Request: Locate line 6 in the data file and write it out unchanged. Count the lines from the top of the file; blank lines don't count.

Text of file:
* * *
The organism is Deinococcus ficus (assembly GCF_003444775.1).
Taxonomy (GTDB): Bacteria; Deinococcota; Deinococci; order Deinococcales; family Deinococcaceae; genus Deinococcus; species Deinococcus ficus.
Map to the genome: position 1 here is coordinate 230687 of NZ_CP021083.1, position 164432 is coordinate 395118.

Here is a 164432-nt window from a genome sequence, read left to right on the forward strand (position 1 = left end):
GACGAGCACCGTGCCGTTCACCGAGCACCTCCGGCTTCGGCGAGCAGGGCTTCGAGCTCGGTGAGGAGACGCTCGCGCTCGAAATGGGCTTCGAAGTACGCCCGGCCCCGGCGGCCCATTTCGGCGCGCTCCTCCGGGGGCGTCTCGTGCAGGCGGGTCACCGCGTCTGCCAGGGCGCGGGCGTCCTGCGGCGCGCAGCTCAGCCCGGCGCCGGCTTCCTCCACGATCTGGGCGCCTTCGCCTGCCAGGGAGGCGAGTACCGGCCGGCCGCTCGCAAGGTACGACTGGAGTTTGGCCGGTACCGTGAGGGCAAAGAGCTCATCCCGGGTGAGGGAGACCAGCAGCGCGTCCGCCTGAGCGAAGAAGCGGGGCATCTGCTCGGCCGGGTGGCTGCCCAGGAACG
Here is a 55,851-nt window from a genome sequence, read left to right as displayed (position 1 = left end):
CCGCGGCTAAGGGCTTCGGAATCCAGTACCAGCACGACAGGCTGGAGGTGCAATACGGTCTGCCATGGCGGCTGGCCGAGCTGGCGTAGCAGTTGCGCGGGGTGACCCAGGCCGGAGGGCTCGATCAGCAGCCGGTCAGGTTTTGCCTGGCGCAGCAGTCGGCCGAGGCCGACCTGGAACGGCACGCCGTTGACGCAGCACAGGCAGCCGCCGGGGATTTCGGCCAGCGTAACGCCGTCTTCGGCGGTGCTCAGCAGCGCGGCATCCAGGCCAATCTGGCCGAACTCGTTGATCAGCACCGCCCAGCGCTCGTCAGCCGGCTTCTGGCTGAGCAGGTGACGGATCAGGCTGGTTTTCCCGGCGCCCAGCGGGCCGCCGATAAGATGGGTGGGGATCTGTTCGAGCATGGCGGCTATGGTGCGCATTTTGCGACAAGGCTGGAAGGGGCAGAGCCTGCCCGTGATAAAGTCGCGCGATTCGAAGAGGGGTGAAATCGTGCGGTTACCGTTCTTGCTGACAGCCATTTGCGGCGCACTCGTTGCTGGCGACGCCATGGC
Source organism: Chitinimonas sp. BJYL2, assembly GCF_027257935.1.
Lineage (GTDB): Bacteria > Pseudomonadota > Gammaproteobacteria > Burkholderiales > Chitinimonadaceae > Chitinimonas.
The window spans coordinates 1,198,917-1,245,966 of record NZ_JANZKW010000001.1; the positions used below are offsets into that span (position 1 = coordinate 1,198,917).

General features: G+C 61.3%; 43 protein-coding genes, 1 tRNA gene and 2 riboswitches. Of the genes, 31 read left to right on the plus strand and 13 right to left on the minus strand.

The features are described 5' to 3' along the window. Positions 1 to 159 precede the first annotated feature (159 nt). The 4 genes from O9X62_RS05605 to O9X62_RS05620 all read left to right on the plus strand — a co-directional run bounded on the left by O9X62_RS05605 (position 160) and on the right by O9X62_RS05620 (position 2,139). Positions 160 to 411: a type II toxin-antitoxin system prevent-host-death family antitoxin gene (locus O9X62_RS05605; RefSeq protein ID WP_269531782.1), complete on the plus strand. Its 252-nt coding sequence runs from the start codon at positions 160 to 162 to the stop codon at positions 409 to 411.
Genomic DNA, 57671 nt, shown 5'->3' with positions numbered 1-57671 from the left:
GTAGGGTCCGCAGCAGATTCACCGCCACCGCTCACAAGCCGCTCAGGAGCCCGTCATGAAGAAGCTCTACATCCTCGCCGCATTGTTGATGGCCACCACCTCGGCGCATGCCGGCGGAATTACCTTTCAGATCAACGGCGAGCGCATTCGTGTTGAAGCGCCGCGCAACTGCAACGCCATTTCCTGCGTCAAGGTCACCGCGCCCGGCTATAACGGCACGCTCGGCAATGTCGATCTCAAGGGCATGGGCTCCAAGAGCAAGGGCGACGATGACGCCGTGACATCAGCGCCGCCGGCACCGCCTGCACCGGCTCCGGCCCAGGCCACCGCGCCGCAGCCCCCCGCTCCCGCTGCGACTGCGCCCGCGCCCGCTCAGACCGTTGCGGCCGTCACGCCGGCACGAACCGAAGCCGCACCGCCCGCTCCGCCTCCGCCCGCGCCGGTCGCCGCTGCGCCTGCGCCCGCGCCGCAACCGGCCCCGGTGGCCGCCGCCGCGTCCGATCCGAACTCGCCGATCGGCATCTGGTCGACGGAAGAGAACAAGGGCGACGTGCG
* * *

Here is a 55,851-nt window from a genome sequence, read left to right as displayed (position 1 = left end):